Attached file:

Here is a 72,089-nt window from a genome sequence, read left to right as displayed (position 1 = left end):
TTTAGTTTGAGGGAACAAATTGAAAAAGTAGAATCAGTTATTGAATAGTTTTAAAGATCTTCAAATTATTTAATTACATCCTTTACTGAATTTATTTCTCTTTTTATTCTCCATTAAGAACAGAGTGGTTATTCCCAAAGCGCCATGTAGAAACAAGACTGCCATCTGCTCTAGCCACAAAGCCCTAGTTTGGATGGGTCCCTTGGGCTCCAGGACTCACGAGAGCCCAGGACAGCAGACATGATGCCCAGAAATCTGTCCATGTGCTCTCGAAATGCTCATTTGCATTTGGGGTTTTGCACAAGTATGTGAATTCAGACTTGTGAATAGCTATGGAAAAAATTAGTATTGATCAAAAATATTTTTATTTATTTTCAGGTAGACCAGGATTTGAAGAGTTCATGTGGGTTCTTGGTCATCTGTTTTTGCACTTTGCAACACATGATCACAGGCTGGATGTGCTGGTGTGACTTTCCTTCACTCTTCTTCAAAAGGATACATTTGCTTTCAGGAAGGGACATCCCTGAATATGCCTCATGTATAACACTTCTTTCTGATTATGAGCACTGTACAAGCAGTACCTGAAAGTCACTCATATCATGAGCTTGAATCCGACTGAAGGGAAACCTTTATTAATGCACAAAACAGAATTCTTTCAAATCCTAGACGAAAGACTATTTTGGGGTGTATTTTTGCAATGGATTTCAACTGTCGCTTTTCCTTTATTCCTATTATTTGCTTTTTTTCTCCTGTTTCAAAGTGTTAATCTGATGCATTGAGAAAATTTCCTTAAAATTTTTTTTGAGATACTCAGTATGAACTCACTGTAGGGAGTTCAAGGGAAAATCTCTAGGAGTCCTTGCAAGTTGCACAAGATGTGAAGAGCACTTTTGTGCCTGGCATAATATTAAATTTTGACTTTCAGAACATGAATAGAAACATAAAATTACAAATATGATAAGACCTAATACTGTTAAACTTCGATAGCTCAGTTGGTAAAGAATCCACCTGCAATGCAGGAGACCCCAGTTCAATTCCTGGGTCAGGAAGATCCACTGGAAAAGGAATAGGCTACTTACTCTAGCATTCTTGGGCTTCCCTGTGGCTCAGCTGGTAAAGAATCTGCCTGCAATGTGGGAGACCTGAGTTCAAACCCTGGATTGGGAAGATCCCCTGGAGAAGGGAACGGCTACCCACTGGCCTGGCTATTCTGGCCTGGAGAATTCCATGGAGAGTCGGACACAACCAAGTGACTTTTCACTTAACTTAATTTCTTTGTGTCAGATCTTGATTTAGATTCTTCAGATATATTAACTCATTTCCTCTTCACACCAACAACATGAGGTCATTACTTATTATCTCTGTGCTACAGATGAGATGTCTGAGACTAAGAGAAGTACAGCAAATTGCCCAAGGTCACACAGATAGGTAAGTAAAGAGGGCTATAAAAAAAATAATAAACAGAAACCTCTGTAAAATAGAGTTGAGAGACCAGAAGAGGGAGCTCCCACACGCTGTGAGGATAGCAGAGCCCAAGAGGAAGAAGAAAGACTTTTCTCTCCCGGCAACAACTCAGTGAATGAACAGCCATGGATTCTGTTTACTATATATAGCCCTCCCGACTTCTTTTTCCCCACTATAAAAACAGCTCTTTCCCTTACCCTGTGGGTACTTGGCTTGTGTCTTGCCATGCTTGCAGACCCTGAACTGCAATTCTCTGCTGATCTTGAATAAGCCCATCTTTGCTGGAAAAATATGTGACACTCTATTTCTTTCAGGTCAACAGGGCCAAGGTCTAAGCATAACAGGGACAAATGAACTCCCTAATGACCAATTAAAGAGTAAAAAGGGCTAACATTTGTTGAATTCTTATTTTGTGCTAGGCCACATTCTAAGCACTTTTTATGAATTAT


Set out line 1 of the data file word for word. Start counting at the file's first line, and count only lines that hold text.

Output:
Here is a 72,089-nt window from a genome sequence, read left to right as displayed (position 1 = left end):